DVD and DVD + 3-Year Site/Local Streaming
87 minutes, 2002, Producer/Writer/Director: Avon Kirkland Director Dramatic Scenes: Elise Robertson Actors: John Amos, Paul Benjamin, Jacques C. Smith Narrator: Andre Braugher An online FACILITATOR GUIDE is available for this title.
ABOUT THE FILM
Ralph Ellison: An American Journey is the first documentary on one of the most gifted and intellectually provocative authors of modern American literature. It establishes Ellison as a central figure in contemporary debates over art, politics, race and nationhood. Narrated by Andre Braugher, the film brilliantly presents the first scenes ever filmed from Ellison's landmark novel, Invisible Man.
The extended DVD version is nothing less than a virtual forum on Ralph Ellison and the ideas he embraced. It features fascinating discussion of African American identity, The Black Arts movement, Ellisonís blues based interpretation of Black survival, Toni Morrison reading from Ellisonís second novel, and much more. Some of the best minds in literary and cultural criticism -- Baraka and Crouch, Cornel West, Clyde Taylor, Robert OíMeally and many others, debate Ellisonís richly symbolic characters and narrative trajectories.
Ralph Ellison: An American Journey locates the origins of Ralph Ellison's artistic and intellectual aspirations in his upwardly mobile family who left the South for the relative racial fluidity of the newly ratified state of Oklahoma and named their son after poet Ralph Waldo Emerson. Ellison attended Tuskegee Institute on a music scholarship, but he found himself increasingly drawn to modernist literature and writing. He would later fuse elements of Eliot, Hemingway and Black folklore in the dizzying style of the jazz that he played and loved.
After Ellison moved to New York, he associated with the Federal Writers Project and became a protegee of Richard Wright, who encouraged him to choose writing over music. After publishing short stories, articles and reviews, Ellison typed the words ďI am an invisible manĒ and began the seven-year journey that paid off in his masterpiece.
This richly symbolic, ironic, and often surreal novel describes a quest much like Ellisonís own to invent an identity independent of that imposed by society. Winner of the 1953 National Book Award, Invisible Man thrust Ellison not only into prominence but also into the vortex of the battles raging over the role of literature and art in politics, and specifically over Ellison's rejection of the "protest novel."
Black Arts activists of the 1960s and 1970s condemned Ellisonís integrationist stance and "disengaged voice." In Ralph Ellison: An American Journey, Cornel West, Amiri Baraka, Stanley Crouch, Terrance Rafferty and other cultural critics, reconstruct those debates and discuss the roles and responsibilities of a ďNegro writer."
Ellisonís responses to his critics are collected in the essays in Shadow and Act and Going to the Territory. He held that American Blacks and whites, whether they know it or not, are entwined in building a common national experience.
Perhaps it was the difficulty of achieving such a synthesis that led to Ellison's famous struggle on his never completed second novel, Juneteenth, published only after his death. In the film, friends and critics discuss the book, but itís a poignant reading by Toni Morrison that brings the novel to startling life.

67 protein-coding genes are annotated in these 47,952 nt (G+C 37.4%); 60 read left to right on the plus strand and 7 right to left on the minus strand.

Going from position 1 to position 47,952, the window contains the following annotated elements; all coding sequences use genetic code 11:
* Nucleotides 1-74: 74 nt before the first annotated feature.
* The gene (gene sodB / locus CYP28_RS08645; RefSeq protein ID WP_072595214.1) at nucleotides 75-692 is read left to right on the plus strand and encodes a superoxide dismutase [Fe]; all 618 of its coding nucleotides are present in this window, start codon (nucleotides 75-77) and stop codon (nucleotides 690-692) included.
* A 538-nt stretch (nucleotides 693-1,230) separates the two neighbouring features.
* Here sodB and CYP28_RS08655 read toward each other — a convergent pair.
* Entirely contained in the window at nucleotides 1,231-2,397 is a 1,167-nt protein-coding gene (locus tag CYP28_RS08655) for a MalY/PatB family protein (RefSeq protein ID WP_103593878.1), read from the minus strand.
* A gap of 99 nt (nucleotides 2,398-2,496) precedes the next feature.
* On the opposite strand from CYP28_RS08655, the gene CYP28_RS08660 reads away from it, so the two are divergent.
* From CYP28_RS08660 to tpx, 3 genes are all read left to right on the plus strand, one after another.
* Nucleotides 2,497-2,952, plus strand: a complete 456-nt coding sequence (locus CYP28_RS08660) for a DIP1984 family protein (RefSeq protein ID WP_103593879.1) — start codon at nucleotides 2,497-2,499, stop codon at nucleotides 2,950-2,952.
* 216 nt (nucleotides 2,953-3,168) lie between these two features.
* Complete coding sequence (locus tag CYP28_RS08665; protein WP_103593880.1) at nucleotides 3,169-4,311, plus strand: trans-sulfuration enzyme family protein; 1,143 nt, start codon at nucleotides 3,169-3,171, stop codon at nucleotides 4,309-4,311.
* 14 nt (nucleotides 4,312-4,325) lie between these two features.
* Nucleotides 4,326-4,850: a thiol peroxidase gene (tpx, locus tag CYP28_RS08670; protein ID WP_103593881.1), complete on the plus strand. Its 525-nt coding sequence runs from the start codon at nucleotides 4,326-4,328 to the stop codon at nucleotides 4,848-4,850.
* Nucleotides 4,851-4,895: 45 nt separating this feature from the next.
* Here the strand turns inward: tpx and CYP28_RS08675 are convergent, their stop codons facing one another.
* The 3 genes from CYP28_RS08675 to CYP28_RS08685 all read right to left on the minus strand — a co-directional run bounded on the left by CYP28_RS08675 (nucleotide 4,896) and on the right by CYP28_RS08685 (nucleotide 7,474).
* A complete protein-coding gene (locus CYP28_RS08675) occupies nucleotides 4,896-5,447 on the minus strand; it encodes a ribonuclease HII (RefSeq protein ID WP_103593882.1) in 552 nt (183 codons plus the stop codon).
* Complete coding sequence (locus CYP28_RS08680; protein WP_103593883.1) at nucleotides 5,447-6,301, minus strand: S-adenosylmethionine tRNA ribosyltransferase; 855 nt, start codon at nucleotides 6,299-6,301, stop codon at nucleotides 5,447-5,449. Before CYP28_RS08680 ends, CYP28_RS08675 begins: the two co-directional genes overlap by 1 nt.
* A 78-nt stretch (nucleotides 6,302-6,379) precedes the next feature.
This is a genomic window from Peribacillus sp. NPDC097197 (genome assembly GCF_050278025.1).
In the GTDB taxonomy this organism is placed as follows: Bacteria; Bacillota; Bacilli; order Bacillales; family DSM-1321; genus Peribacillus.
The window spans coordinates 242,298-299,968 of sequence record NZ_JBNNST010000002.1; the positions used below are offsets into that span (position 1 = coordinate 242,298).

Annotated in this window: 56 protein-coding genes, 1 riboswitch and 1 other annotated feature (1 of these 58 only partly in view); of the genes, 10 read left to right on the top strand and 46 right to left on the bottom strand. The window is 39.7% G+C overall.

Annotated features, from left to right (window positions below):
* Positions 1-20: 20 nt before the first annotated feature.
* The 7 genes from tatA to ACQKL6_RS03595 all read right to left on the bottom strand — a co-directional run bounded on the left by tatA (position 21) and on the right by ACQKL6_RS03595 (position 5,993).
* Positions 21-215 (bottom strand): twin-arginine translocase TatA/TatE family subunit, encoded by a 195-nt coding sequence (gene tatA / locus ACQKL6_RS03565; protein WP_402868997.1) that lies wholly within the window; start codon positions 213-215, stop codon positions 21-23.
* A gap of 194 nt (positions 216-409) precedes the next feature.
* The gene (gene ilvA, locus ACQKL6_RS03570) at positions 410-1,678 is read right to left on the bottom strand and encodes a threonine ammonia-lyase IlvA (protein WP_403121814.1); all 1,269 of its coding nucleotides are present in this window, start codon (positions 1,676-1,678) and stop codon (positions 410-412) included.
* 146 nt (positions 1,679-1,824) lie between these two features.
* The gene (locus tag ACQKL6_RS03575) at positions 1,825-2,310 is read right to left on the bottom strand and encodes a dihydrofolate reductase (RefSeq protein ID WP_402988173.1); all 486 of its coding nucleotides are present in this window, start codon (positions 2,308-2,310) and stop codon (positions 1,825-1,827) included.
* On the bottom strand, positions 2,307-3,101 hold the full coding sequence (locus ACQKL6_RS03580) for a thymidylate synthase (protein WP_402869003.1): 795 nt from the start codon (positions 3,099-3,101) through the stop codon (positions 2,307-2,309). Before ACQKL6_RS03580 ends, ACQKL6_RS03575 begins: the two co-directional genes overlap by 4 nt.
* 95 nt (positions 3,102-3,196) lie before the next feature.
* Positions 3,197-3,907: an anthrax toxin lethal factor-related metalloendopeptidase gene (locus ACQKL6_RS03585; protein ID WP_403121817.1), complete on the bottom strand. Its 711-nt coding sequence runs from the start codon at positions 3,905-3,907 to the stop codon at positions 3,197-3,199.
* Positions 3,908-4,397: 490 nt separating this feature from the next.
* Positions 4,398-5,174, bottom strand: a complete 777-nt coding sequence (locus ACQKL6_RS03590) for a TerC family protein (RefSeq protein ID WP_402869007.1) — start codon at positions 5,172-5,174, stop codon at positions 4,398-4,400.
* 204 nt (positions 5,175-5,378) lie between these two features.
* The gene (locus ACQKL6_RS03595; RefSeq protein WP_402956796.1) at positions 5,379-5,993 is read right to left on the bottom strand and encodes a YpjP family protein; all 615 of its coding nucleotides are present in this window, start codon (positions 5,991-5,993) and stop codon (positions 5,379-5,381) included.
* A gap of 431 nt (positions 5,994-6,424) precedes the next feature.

Ralph Ellison: An American Journey explores the many ways one of our most important writers and thinkers grappled with the question: "What does it mean to be an American?"
A production of New Images Productions, Inc., in association with Thirteen/WNET New York.
Co-presented by the National Black Programming Consortium and ITVS. Major funding provided by the National Endowment for the Humanities.
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"We are, reader and writers alike, buoyed and challenged by wave upon brilliant wave of Ellison's artistry. His essays and his masterpiece of a novel represent achievements like no others in the history of American literature."
"A richly layered portrait of Ralph Ellison and a sensitive examination of the relationship between race and Ellison's artistic aesthetic. The dramatized scenes from Invisible Man become strong visual reminders of the book's ferocity and beauty."
The New York Times
"The documentary honors the complicated spirit of the book and its creator."
"A thoughtful, stirring documentary. The great thing about this heartening program is that Ellison's work strands as a great work of art."
Christian Science Monitor
"Whether black folk are in or out of style, Invisible Man always will be valuable in interpreting the trends that silhouette black life."
Michael Eric Dyson, DePaul University
"Ralph Ellison: An American Journey goes a long way toward reclaiming and resurrecting the vitality and relevance of Invisible Man - and introducing a new audience to the complex man behind the book."
"The documentary, like Ellison himself, is a poignant almost irritating reminder of our nation's unhealed internal wounds."
San Francisco Chronicle
"This video, a well-crafted portrait of a man whose life, works, and historical importance to 20th century American literature clearly deserves recognition, would be a good choice for school and public libraries."
School Library Journal
"This is an extremely fascinating, intimate look at one of Americaís most provocative writers of the Twentieth century. This documentary is a good starting point for further study and discussion among advanced high school and college students of American literature."